Special Report
Tuesday | 16 August, 2016 | 8:49 am

Women in metals

Written by By Corinna Petry

Celebrating the movers and shakers who have thrived and wouldn’t choose to be anywhere else

August 2016 - It’s no longer an anomaly to see a woman at the head of a boardroom table, operating a band saw or directing a sales force. That fact should be celebrated, yet there are greater strides to be made. In this issue, we explore a female pioneer; we discuss the gender gap; and we profile outstanding leaders in the metals world.

What draws many women to manufacturing and metals is how the work requires a different set of skills (finance, metallurgy, law and engineering are a few examples) than jobs in “traditional” fields like healthcare, education or retail. What keeps them there is support from their peers. What moves them to the top are hard work, experience, team building skills and the ability to command respect.

19th century leader

Rebecca Lukens, born Jan. 6, 1794, to Isaac Pennock and Martha Webb Pennock, shadowed her father at his ironworks. She visited suppliers at the forges and spent as much time at the mill as she spent at home with her mother, according to the National Iron & Steel Heritage Museum in Coatesville, Pennsylvania. She married Dr. Charles Lloyd Lukens, who promptly gave up medicine to join his father-in-law at the Federal Slitting Mill. Isaac Pennock established the Brandywine Rolling Mill & Nail Factory on July 2, 1810. By 1817, he offered it to his daughter and son-in-law to improve it and run it better than he had. 

Dr. Lukens turned out to be a good manager of a mill that made boilerplate for a burgeoning steam engine market. On his deathbed in 1825, he implored his wife to continue operating the ironworks. Successful at rolling plate for steamships and locomotives, Rebecca Lukens was as well regarded as any industrialist of the era. She ran the company for 22 years before retiring. (For more about Rebecca Lukens, see “Iron Maiden.”)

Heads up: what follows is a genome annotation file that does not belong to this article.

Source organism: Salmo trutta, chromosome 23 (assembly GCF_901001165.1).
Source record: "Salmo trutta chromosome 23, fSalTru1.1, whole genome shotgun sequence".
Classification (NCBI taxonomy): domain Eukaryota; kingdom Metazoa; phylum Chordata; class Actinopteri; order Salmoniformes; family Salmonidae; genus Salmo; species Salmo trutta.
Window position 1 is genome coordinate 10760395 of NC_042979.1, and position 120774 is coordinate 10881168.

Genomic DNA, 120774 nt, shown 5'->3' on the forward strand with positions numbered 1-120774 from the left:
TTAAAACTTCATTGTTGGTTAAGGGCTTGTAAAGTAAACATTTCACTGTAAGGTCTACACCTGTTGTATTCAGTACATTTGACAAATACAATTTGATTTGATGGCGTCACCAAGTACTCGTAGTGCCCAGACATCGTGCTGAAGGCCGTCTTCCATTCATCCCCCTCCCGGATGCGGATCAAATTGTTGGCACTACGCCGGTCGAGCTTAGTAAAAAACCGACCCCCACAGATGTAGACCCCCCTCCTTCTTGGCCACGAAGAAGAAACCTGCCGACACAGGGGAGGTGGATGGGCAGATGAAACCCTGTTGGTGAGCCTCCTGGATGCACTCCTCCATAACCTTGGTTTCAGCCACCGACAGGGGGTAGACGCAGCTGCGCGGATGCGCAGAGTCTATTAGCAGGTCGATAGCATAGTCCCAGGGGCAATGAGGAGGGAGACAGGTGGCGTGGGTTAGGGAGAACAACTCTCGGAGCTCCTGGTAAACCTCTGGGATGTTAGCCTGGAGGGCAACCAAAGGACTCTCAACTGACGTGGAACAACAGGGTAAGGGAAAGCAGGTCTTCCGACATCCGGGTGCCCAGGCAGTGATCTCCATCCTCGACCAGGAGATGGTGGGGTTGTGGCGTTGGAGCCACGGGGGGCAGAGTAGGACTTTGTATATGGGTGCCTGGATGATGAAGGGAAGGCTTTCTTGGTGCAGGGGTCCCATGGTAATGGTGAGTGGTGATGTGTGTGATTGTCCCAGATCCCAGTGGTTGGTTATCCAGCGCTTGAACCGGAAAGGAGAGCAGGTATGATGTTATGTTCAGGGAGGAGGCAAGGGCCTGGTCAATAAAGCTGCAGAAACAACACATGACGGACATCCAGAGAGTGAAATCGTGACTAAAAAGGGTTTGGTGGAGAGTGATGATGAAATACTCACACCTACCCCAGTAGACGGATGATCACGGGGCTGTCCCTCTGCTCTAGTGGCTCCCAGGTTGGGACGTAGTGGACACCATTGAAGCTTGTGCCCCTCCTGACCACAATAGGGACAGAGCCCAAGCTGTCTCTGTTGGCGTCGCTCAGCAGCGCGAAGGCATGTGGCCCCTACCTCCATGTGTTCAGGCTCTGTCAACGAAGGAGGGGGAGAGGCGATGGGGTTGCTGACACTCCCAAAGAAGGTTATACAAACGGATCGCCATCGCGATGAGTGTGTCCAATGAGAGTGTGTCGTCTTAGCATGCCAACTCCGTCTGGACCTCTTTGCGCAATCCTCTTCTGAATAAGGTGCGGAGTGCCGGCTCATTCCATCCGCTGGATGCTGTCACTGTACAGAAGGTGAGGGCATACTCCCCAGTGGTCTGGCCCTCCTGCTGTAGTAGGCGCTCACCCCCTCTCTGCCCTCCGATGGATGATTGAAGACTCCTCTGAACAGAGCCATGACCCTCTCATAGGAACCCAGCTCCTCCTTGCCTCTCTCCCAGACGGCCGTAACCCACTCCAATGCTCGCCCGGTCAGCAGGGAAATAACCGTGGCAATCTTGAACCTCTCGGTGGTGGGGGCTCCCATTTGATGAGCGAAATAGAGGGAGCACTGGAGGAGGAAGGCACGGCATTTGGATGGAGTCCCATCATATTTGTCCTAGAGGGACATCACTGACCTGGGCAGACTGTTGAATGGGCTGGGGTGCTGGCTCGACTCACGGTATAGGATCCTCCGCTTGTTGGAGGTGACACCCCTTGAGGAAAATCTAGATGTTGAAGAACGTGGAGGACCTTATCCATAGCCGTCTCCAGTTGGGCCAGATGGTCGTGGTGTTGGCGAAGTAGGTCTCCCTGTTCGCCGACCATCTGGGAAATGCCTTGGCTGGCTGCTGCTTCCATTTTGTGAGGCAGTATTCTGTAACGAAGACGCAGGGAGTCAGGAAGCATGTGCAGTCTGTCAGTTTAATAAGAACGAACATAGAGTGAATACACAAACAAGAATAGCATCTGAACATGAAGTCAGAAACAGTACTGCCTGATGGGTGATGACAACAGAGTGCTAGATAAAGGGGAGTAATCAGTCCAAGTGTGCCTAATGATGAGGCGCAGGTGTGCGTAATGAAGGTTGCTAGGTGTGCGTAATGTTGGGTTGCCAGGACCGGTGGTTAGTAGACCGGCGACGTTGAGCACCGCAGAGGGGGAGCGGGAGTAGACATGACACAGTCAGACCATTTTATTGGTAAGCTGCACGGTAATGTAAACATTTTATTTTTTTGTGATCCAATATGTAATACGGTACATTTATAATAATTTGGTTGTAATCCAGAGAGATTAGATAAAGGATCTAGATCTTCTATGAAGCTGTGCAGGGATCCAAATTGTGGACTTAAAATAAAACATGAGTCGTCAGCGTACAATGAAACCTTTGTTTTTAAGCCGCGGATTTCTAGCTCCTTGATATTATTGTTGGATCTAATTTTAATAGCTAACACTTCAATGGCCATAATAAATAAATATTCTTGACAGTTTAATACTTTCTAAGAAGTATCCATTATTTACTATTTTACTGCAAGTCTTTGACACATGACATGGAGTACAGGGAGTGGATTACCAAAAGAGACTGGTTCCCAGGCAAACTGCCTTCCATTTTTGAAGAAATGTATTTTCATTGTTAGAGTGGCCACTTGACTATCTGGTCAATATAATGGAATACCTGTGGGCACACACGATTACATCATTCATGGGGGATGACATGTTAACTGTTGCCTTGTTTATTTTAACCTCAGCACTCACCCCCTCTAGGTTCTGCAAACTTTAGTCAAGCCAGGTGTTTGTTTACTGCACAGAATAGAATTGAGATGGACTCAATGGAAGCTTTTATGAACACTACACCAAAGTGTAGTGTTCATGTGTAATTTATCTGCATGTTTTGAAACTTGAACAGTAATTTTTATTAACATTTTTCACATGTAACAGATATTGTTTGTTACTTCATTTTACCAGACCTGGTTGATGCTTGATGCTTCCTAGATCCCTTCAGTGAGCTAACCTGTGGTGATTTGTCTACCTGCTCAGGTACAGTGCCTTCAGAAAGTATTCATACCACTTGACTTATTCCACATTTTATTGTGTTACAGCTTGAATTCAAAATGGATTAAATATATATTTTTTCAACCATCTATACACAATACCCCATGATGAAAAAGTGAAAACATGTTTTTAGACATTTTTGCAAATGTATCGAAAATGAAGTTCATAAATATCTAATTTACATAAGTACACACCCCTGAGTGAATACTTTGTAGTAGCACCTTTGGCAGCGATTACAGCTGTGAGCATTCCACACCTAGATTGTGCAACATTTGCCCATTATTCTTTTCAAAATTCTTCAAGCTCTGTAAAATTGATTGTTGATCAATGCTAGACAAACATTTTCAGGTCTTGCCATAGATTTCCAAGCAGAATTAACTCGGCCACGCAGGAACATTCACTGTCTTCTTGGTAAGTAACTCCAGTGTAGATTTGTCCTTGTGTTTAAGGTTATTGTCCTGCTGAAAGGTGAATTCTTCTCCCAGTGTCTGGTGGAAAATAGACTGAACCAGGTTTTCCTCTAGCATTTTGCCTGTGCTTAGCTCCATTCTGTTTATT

Study findings

A 2015 study, commissioned by The Manufacturing Institute, APICS and Deloitte, surveyed 600 women professionals to ask how companies can effectively recruit, retain and advance talented women. Women represent a vast pool of untapped talent, even as the U.S. manufacturing sector faces a shortfall of 2 million workers over the next decade. Here’s a statistic: Women make up 47 percent of the U.S. labor force but fill only 27 percent of manufacturing positions. In other words, a solution to the skills gap already exists.

More than two-thirds of survey respondents would stay in manufacturing if they were to start their career today because they find opportunities for challenging and interesting assignments, attractive pay and work-life balance. Causes to leave a job in manufacturing include poor working relationships, lack of promotion opportunities and inadequate compensation.

A tiny majority (51 percent) of the respondents said they saw positive change in their industry’s attitude toward female professional employees but definitive action will move the needle. For example, cultural change in the C-suite is a priority and executives must lead by example.